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Business reps voice complaints over transportation bond package

Tuesday, June 29, 2010 by Josh Rosenblatt

Now that Transportation Department Director Rob Spillar has presented City Council with staff’s initial recommendations for the proposed $85 million transportation bond proposal, the contentious process of finalizing the package through committee input has begun. Yesterday, Spillar brought staff’s proposal before the members of the Transportation Bond Citizen Task Force.


Attendees wasted little time expressing their doubts about the proposal. Despite the fact that more than half of the 35 projects listed in the bond package concern the improvement of arterial, highway, and neighborhood streets (including Martin Luther King Boulevard, MoPac Boulevard, and the “Y” at Oak Hill), representatives from several city chambers and associations complained that staff’s recommendations didn’t address the issue of traffic congestion enough.


“The list that the city staff has presented has minimal congestion-relieving projects at best and will have little impact on relieving the mobility issues facing the committee,” said Rebecca Bray, chair of the Austin Chamber of Commerce’s Bond Task Force Committee. That group recommended that the city put off what it calls “quality of life enhancements,” such as hike and bike trails, and “replace these projects with projects that truly allow for congestion relief.”


“We as a city should be allocating our minimal dollars addressing vehicular mobility, which is essential to the economic vitality of this community,” she said.


Robert Kleeman, vice president of government relations for the Home Builders Association of Greater Austin, told the task force that his group couldn’t support the proposed package, calling it “more like a parks bond package” than a mobility plan. “The focus should be on traffic congestion mitigation,” he said, pointing out that the west side of town, where congestion is worst, would be getting fewer projects that the east side and downtown.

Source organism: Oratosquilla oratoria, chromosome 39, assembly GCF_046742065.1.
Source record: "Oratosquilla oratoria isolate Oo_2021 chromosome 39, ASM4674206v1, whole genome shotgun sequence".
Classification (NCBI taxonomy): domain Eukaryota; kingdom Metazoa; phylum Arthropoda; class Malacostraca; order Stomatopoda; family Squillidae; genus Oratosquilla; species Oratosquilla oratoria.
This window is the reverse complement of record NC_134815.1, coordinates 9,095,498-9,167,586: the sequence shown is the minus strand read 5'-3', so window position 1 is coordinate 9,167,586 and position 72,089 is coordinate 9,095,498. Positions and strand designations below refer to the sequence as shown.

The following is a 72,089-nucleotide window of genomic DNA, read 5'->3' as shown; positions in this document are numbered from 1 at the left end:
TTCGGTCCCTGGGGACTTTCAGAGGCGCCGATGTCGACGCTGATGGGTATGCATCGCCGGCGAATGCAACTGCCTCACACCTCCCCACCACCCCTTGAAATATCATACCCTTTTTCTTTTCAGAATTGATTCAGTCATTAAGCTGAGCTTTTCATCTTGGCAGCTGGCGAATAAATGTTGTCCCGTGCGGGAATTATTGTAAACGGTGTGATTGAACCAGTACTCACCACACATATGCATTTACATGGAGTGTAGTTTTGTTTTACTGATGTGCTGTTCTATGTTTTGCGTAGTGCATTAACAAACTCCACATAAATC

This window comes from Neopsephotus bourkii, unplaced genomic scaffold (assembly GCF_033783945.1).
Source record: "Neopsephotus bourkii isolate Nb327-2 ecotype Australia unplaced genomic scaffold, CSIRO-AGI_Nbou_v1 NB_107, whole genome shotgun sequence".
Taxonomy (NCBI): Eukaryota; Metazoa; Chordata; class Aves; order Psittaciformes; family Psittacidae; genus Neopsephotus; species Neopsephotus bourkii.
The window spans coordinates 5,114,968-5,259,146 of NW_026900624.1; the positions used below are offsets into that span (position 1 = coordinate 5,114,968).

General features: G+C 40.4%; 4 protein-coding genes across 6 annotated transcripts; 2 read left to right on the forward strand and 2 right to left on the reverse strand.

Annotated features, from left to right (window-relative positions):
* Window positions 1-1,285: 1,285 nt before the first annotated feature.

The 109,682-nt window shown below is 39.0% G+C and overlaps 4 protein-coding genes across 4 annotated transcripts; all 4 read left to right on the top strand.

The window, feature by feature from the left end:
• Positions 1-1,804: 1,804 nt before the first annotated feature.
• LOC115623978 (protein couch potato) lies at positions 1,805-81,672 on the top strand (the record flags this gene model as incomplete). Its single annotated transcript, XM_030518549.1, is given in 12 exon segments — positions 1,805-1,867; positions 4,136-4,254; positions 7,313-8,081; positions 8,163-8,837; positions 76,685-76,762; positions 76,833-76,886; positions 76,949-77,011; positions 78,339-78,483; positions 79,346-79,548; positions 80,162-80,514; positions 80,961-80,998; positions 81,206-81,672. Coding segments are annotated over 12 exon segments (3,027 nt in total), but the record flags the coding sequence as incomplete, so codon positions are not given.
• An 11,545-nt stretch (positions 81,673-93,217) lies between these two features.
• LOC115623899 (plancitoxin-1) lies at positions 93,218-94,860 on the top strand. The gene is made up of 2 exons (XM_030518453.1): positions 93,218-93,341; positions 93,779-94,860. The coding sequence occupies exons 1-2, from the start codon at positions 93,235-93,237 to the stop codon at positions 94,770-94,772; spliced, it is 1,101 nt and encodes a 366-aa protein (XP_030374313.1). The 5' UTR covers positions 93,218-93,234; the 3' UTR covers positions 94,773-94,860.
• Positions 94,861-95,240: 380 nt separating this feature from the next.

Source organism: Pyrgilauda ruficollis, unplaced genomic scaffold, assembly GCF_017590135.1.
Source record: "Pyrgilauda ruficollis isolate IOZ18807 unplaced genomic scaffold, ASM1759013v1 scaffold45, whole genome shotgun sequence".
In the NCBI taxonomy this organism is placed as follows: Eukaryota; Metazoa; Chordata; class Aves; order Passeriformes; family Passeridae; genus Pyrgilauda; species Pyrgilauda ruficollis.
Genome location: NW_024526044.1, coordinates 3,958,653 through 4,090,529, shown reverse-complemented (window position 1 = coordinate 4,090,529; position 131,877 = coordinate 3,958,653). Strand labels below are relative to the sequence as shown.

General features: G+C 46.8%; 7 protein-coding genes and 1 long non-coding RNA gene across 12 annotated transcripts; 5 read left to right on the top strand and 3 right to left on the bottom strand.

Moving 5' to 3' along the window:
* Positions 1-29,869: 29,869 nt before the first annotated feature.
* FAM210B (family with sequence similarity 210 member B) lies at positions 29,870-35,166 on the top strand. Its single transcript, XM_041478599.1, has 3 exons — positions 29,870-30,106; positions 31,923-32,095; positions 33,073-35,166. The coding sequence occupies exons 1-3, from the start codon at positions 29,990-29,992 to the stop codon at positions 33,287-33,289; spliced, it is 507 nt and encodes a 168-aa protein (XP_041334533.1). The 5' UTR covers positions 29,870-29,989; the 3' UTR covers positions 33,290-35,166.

“What should be driving the dollars should be areas with the most congestion,” he said.


When asked by task force member Andy Brown for a response to these complaints, Spillar said that the process of deciding which projects would get funding was based on citizen input accumulated over six months and what he called an assessment of community “values.” 


“(We) went through a public process to gain an understanding of the values that were present,” he said. “Consistently throughout this process we heard that a range of choices were important.”


Spillar also pointed out that the reason why many of the projects that would alleviate traffic congestion are getting what may appear to be only limited amounts of funding is because many of them are already under construction (such as Ben White Boulevard from the “Y” at Oak Hill to the airport), while others do or would benefit from city partnerships with the Central Texas Regional Mobility Authority and TxDOT (e.g., the MoPac corridor).


Task force members had concerns of their own, ranging from the reduction of emissions and the details of the contract bidding process to the adequacy of funding for sidewalks.


Task Force Chair Sandra Baldridge expressed her desire to see the projects funded by bond money, especially those located in the Central Business District, generate revenue for the city either through sales or property taxes.


“The taxpayers need to know that there’s going to be revenue generated from part of this to pay for the bond,” she said. “Otherwise all we’re doing is increasing our property taxes.”


But Spillar pointed out that because this proposed bond package would only account for half the city’s current bond capacity, there wouldn’t be a change in the tax rate as a result. In other words, he said, “there are no new taxes being contemplated as part of this program.”


The task force meets again on July 12 to present staff their recommendations for the bond package, after which staff will present it to the Comprehensive Plan and Transportation Committee on July 26 and then take the final version before Council for approval on Aug. 5.

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